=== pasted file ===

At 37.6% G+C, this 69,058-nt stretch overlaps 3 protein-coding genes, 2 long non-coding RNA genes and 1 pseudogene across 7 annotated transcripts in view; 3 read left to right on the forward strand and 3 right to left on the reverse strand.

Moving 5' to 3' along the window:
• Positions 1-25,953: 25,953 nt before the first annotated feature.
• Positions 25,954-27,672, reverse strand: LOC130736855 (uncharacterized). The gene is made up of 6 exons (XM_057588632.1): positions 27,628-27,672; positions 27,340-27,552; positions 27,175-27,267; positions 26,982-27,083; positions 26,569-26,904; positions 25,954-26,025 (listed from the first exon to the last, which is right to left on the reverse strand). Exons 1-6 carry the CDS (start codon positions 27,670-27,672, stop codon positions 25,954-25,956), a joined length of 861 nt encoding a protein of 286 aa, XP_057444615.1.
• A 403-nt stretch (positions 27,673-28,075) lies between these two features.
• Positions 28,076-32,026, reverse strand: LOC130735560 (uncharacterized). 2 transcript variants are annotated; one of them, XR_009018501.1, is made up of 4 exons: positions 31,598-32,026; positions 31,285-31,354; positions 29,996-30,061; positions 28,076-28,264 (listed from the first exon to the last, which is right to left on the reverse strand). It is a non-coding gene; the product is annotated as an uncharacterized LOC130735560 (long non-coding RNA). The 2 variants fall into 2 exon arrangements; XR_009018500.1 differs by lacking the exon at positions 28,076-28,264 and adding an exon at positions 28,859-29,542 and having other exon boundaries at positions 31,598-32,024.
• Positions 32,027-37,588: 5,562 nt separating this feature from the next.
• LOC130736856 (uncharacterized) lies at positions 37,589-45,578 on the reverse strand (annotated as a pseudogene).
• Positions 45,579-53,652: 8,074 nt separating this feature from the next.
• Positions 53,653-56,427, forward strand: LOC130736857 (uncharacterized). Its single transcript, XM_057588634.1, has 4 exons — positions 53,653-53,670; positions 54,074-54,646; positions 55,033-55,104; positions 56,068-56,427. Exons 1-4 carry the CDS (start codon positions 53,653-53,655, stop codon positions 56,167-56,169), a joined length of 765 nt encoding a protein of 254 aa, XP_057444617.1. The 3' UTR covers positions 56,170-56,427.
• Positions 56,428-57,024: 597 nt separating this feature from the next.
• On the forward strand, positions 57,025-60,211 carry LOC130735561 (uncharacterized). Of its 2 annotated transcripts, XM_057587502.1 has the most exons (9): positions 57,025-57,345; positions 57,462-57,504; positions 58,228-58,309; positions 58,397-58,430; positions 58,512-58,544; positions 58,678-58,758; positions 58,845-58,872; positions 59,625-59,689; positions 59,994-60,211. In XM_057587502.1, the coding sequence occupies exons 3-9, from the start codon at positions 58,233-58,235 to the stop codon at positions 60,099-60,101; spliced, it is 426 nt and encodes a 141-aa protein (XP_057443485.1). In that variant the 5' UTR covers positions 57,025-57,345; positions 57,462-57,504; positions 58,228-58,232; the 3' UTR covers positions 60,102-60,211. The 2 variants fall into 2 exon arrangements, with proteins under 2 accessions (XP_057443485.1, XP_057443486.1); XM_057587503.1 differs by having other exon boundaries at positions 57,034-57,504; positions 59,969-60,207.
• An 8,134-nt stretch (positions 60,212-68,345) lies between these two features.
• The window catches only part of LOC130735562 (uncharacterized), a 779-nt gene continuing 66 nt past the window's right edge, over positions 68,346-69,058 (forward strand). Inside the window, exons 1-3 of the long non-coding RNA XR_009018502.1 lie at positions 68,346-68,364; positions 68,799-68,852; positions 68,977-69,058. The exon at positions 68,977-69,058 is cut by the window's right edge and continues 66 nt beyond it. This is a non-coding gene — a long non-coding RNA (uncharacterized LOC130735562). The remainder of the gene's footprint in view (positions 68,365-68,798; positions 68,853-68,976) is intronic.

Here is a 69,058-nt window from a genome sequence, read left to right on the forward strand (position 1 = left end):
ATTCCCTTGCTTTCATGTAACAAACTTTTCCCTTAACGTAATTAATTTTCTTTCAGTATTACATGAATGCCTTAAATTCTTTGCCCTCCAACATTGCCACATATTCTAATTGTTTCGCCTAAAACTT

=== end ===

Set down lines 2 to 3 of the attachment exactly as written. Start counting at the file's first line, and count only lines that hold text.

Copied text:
Moving 5' to 3' along the window:
• Positions 1-25,953: 25,953 nt before the first annotated feature.